Sam Ford (1882-1961) was born in Albany, Kentucky. He graduated from the University of Kansas with a degree in law, and in 1906 he moved to Montana, where he met Mary Shobe (1885-1982), also of Kansas, who had come to Montana in 1887 with her family when her grandfather, Preston Hopkins Leslie, was appointed territorial governor. In 1908, Sam Ford was appointed assistant United States Attorney; he was elected Attorney General for the state of Montana in 1916 and Associate Justice of the Montana Supreme Court in 1928. Ford was elected governor in 1940, and served two terms. He and his wife had four daughters together; later in life, Mary Ford was a member of the original restoration committee for the original governor’s mansion in Helena, Montana.
Betty Ford Jackson was born Clara Elizabeth Ford, to parents Sam and Mary Ford in 1921. She was the second youngest of four daughters. She married Melbourne Jackson (b. 1915), with whom she had four children. She gathered genealogical materials on the Ford-Shobe and Leslie-Hopkins families, from whom she was descended.
Ted James (1918-1995) was born in Sand Coulee, Montana, where he worked in area coal mines before attending the University of Montana. He practiced law in Great Falls after graduating in 1943, and was elected in 1950 to the first of two terms he would serve as Cascade County attorney. He was elected lieutenant governor of Montana in 1964 and served with Governor Tim Babcock. He competed with Babcock for the governorship in 1968, and lost. He was appointed chairman of University of Montana board of regents in 1973, from which he resigned in 1982. James married Mary Margaret Ford in 1945; they were divorced in 1972. He married again in 1973, this time to Lois Davenport, who survived him along with several of his siblings, children, and step-children.
Preston Hopkins Leslie (1819-1907) was born in Kentucky. He began practicing law in 1840, and served as a county attorney, legislator, president of the state senate, and finally governor of Kentucky. He served twice in the latter office between 1871 and 1881. In 1887, he was appointed territorial governor of Montana, and later United States district attorney for Montana from 1891 to 1898. He married Louisa Black in 1841; after her death in 1858, he married again to Mary Kuykendall (d. 1900). At the time of his death, he was survived by five of his children.
John Christopher was born in Austria in the 1860s, and lived in Sand Coulee, Cascade, Montana in the early 1900s. He and his wife, Annie, had seven children, six of whom survived to adulthood. Their grown sons John, Joseph, and Andy Christopher fought in World War I; of the three, only John survived the conflict. John and Annie Christopher’s daughters were named Elizabeth, Susie, and Catherine. Elizabeth Christopher grew up to marry Theodore James, and was the mother of Lieutenant Governor Ted James.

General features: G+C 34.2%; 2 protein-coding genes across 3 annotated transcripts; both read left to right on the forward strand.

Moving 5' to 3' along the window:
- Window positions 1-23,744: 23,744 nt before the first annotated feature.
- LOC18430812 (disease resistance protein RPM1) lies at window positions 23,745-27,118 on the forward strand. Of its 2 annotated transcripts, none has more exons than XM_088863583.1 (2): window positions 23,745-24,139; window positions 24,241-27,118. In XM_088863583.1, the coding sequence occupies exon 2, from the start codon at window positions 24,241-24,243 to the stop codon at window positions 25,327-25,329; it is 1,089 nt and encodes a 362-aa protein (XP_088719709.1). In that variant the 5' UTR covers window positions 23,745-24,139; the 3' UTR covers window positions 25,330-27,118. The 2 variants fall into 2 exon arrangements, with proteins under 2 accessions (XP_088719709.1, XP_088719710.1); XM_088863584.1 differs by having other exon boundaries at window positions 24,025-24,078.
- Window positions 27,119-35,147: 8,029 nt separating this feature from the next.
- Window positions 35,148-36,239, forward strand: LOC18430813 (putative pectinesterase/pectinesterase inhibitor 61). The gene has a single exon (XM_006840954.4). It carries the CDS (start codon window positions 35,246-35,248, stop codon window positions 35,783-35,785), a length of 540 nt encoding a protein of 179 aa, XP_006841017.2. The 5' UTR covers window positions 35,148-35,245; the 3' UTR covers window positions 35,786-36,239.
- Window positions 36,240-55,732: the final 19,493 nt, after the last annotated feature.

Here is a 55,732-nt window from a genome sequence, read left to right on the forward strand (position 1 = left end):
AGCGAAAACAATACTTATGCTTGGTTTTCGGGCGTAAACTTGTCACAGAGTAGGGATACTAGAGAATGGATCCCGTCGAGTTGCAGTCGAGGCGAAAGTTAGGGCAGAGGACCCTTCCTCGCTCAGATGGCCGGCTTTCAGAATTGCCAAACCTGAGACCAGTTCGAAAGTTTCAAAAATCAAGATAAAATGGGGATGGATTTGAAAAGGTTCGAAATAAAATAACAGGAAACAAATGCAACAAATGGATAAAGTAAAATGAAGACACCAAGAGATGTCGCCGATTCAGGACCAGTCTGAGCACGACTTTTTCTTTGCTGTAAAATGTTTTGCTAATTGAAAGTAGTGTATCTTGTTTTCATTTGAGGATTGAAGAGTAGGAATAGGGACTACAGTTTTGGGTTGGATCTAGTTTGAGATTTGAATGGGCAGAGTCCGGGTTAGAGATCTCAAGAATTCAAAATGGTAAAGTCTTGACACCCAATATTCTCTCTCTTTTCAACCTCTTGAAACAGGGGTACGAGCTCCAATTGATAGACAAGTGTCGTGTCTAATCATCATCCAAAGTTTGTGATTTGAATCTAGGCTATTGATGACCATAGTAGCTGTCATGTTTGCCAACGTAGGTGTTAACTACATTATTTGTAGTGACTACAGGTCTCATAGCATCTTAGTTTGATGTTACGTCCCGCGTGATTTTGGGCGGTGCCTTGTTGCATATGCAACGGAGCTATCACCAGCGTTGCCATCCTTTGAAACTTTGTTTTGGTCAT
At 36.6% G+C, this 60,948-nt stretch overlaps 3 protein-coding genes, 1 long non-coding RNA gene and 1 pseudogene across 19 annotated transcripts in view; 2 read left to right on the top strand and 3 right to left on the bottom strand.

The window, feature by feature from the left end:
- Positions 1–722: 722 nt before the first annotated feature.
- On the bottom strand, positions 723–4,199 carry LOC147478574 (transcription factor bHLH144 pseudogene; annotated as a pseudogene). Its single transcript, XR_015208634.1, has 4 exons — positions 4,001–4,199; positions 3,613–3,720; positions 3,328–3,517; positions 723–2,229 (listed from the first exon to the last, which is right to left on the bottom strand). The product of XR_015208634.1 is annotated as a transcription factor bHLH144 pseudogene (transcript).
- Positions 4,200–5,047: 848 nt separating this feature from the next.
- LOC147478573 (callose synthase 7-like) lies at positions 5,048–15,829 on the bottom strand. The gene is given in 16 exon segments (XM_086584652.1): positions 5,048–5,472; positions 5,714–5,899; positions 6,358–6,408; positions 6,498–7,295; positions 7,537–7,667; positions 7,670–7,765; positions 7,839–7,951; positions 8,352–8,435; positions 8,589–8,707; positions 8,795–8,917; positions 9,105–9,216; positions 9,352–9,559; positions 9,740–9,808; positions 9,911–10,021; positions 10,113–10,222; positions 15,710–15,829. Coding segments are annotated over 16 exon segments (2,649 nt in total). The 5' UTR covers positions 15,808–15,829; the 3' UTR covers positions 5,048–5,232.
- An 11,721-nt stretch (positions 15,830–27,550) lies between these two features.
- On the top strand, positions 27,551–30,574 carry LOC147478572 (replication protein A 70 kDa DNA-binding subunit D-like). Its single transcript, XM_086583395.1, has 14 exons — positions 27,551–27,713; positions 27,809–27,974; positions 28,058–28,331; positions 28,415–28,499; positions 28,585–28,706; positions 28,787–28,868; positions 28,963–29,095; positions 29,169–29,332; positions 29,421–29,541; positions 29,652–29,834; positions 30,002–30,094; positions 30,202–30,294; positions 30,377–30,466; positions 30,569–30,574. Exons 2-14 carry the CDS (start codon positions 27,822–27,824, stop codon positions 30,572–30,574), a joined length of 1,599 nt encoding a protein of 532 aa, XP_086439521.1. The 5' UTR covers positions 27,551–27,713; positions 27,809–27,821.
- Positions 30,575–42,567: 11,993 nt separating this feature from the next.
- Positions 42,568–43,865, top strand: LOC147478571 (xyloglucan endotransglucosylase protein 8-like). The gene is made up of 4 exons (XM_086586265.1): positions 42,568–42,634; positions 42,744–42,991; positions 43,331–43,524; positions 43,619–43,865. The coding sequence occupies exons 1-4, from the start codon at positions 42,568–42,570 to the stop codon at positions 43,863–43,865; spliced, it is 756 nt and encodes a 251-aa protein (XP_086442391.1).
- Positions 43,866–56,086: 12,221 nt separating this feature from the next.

The collection consists of six subgroups: Sam Ford; Mary Ford; Betty Ford Jackson; Ted James; Preston Hopkins Leslie; and the Christopher family.
The Sam Ford subgroup consists of general correspondence (1920-1952; n.d.); financial records (1912), consisting of one receipt for furniture; speeches (n.d.); and miscellany (1906-1907; n.d.), consisting of certificates authorizing Ford as an attorney, as well as Sam Ford’s Spiritual Will.
The Mary Ford subgroup consists of general correspondence (1904-1963; n.d.); writings (n.d.), consisting of Mary Ford’s illustrated autobiographical manuscript, titled “History of My Life”; and miscellany (1892-1900), consisting of a good luck album containing handwritten messages.
The Betty Ford Jackson subgroup consists of writings (n.d.; 1940), including “Peggy,” and “Dad’s Wedding Suit,”; and miscellaneous genealogical and biographical materials (n.d.; 1998) gathered by Jackson, which reflect the history of the Ford-Shobe and Leslie-Hopkins family trees.
The Ted James subgroup consists of audio recordings (n.d.); audiovisual recordings (n.d.); general correspondence (n.d.; 1964, 1968), including both personal correspondence and campaign correspondence; financial records (1964), consisting of correspondence and records regarding contributions to James’s campaign fund; press releases (1964-1968; n.d.); speeches (1966; n.d.); writings (n.d.), consisting of an autobiographical manuscript; and miscellany (1964; n.d.), including an army airbase badge, political literature, and campaign literature, ephemera, and clippings.
The Preston Hopkins Leslie subgroup (1871-1875) consists of a subject file, which contains duplicates of the state papers of Leslie from his time as governor of Kentucky in bound form.
The Christopher family subgroup consists of general correspondence (1918-1919) of John Christopher and his sons, John, Joseph, and Andy Christopher, from the period in which the three brothers fought in World War I.
Restrictions on Access :
Collection is open for research.Preferred Citation :
Item description and date. Collection Title. Collection Number. Box and Folder numbers. Montana Historical Society Research Center, Archives, Helena, Montana.
Arranged by subgroup and series
Detailed Description of the Collection
This collection is indexed under the following headings in the Montana Historical Society Archives catalog. Researchers desiring materials about related topics, persons, or places should search under these terms.